Although a large number of studies in horticultural plants have shown that MAPK cascades are involved in multiple biological processes in responses to abiotic and biotic stresses, research on the function of MAPK genes or the mechanism by which the MAPK cascade regulates plant stress resistance is still limited. In addition, different stress stimuli can activate the same MAPK cascade genes. For example, in strawberry, drought and salt damage can both activate MAPK5 (Zhou et al., 2017). Temperature and pathogens can activate MAPK1-3 genes in tomato (Kandoth et al., 2007; Nie et al., 2013; Yu et al., 2015; Ding et al., 2018). The same stress stimuli can also activate different MAPK cascades; for example, P. brassicae can activate MKK9-MPK1/2-WRKY53, MKK9-MPK5 and MKK9-MPK9/19/20 in B. rapa (Piao et al., 2018). Therefore, how the same MAPK cascade is activated by different stresses and causes different responses and how different MAPK cascades coordinate the division of labor under the same stress remain to be further verified by researchers. Thus, further analyses of MAPK cascades and the molecular mechanisms of plant stress resistance have great significance for elucidating the entire stress-tolerance signal transduction pathway in horticultural plants.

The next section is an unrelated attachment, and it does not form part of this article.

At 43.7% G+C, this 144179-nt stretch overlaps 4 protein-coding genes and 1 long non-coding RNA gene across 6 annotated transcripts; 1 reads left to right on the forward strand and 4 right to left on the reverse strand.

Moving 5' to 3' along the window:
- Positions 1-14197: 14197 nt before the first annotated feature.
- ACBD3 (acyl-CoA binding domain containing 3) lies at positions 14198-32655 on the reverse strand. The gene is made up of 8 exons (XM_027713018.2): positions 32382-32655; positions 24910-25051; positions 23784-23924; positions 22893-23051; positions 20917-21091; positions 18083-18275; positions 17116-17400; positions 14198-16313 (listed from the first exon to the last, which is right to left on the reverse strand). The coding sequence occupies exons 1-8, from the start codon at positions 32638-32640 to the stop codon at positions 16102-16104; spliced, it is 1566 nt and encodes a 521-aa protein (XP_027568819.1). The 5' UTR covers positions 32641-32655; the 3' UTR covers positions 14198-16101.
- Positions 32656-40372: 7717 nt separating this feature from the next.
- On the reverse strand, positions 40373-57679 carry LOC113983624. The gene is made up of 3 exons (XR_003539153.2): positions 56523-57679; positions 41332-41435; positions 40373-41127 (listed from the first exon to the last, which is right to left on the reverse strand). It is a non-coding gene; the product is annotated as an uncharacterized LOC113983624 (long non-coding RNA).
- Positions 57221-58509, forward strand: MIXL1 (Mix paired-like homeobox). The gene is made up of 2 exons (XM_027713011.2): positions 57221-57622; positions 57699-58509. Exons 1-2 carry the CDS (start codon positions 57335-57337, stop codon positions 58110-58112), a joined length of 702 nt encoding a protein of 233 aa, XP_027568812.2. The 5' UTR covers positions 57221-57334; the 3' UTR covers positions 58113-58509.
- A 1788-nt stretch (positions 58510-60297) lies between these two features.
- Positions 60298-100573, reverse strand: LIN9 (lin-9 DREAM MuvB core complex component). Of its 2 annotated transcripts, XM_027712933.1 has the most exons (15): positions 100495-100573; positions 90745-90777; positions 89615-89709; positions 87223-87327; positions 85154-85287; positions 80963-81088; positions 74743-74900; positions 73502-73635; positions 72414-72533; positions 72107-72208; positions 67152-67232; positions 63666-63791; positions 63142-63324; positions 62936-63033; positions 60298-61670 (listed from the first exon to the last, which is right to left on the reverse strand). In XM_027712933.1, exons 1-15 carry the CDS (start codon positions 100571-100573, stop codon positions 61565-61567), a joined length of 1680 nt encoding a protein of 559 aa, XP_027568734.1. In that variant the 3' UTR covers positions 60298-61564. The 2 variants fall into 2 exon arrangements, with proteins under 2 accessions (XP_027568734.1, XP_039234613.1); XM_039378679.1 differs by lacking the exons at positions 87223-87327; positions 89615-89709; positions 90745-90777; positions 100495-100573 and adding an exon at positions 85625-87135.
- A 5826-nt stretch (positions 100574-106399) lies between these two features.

CheW and LL conceived the project. CheW and XH wrote the article. XH, ChuW, and HW performed the bioinformatics analysis.
This work was financially supported by the Natural Science Foundation of Shandong Province (Grant No. ZR2019BC015) and the Agricultural Scientific and Technological Innovation Project of Shandong Academy of Agricultural Sciences (Grant Nos. CXGC2018E22 and CXGC2018F03).
Conflict of Interest
The authors declare that the research was conducted in the absence of any commercial or financial relationships that could be construed as a potential conflict of interest.
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Keywords: signal transduction, MAPK cascades, horticultural plant, biotic stress, abiotic stress
Citation: He X, Wang C, Wang H, Li L and Wang C (2020) The Function of MAPK Cascades in Response to Various Stresses in Horticultural Plants. Front. Plant Sci. 11:952. doi: 10.3389/fpls.2020.00952
Received: 04 April 2020; Accepted: 10 June 2020;
Published: 31 July 2020.
Edited by:John Hancock, University of the West of England, United Kingdom
Reviewed by:Tomas Takac, Palacký University Olomouc, Czechia
Alok Krishna Sinha, National Institute of Plant Genome Research (NIPGR), India
Copyright © 2020 He, Wang, Wang, Li and Wang. This is an open-access article distributed under the terms of the Creative Commons Attribution License (CC BY). The use, distribution or reproduction in other forums is permitted, provided the original author(s) and the copyright owner(s) are credited and that the original publication in this journal is cited, in accordance with accepted academic practice. No use, distribution or reproduction is permitted which does not comply with these terms.